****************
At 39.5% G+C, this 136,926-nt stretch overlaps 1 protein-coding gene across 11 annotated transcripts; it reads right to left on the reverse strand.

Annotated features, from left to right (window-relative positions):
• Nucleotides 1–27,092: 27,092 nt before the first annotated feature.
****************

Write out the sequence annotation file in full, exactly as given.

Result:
At 39.5% G+C, this 136,926-nt stretch overlaps 1 protein-coding gene across 11 annotated transcripts; it reads right to left on the reverse strand.

Annotated features, from left to right (window-relative positions):
• Nucleotides 1–27,092: 27,092 nt before the first annotated feature.